attractions companies history food sport accommodation city and districts events health resort

Sopot is divided into several districts; each one has something different to offer with its own history. A long time ago they used to be separate villages, which over time have been grown into one settlement, and eventually in 1901 Sopot was promoted to the status of town. But downtown is the main district with its vast tourist base and beautiful beaches. .

What does Sopot have to offer? Wide beaches, the warm waters of the Gdansk Gulf, equipment to rent once you are on the beach, a yacht club where not only can you rent equipment, but also hire an instructor. Beautiful parks with special paths for bikes, but do not worry, there is a place to rent bikes as well. There are tennis courts where you can watch the best players from around Europe competing, or you can just take to the tennis court to play yourself. There is Aqua Park in case the weather is rainy with many swimming pools and saunas. There is horse racing, including a school to learn how to ride a horse. With its beautiful forest and wide beaches the ride is one unforgettable moments while staying in Sopot. There is a music festival in Sopot known as the famous forest opera. There are health resorts where you can just rest or get special treatments, for example baths in salt water for various illnesses. On top of this there is a huge entertainment sector with disco clubs, pubs, restaurants and cafes and a wide selection of hotels ranging from cheap to more expensive rooms. And of course there is the inviting atmosphere of a friendly cozy small town, where you can feel like you're at home.

The downtown area is located between the Gulf of Gdansk and scarp, which stretches between the town's southern and northern borders. This area covers about 2 square kilometers (about 1.6 square miles) and at its highest point reaches about 4 meters above sea level. The area is about 550 meters wide in the south and gradually narrows to a few meters in the north where it shares a border with Gdynia . The region started to take its present geological form about 7 thousand years ago after the ice age. It used to be filled with treacherous swamps, which divided the early settlement and gulf. At the beginning of the 17th century the first drainage ditches were constructed to dry this area. This change gave rise to the beginning of a small fishing settlement. The shore line consists of a sandy beach which stretches along the entire coast and is about 4.3 km long.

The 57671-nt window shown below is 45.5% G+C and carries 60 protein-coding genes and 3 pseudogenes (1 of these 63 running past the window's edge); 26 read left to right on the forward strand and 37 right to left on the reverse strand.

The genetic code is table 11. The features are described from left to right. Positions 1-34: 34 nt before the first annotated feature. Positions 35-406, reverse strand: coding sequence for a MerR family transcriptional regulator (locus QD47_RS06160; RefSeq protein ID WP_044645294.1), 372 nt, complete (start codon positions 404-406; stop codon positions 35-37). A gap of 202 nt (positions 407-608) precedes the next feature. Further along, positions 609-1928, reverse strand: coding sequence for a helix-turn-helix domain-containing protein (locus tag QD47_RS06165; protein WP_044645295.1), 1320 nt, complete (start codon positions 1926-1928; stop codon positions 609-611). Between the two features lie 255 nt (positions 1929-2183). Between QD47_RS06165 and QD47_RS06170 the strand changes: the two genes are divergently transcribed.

A pier stands in the middle of beach line and extends 450 meters into the sea. The beach is widest in its middle section, where it expands to 110 meters and narrows to a few meters in the north end. The beach is surrounded by sand drifts from the land, which are on average 2 meters high. Sand drifts are an ecological home of rare forms of fauna and for this reason they are under protection. Sand drifts started to form about 5 thousand years ago under the influence of wind and sea waves. If you take a walk towards land you will soon come to scarp, with its picturesque precipice covered with various forms of plant life reaches 30 meters above the sea level and, like the beach, it stretches between the town's borders for about 4.3 km. The scarp is a particularly good representative of a naturally occurring coastal line, a remnant of the Littorina Sea on the Baltic coast, which extended to the scarp about 7 thousands years ago.

The area above the scarp is covered by sandy hills, which were created during the ice age, next to the Gdansk upland line and the bottom of valleys created by erosion which cut into the upland. The area reaches between 11 and 62 meters above the sea level. Part of Tri-City Park belongs to the municipality of Sopot , which is also called Gdansk Upland or Gdansk Heights and is divided by gorgeous erosional valleys. The area is covered by rich vegetation and a variety of trees. It covers about 9 square kilometers and elevates up to 152 meters above sea level. It holds 8 large valleys with gorgeous names which cannot be translated into English. From the Gdansk Upland many brooks make their way to the gulf, most of them having been buried under the ground as canals. They are responsible for the creation of 17 ponds. The names of the largest brooks are; Swelina, Kamienny Potok, Potok Grodowy, Potok Babidolski, Potok KuYniczy, Potok Wiejski, Potok Orodkowy, Potok Haffnera, Potok Karlikowski.

strona domowa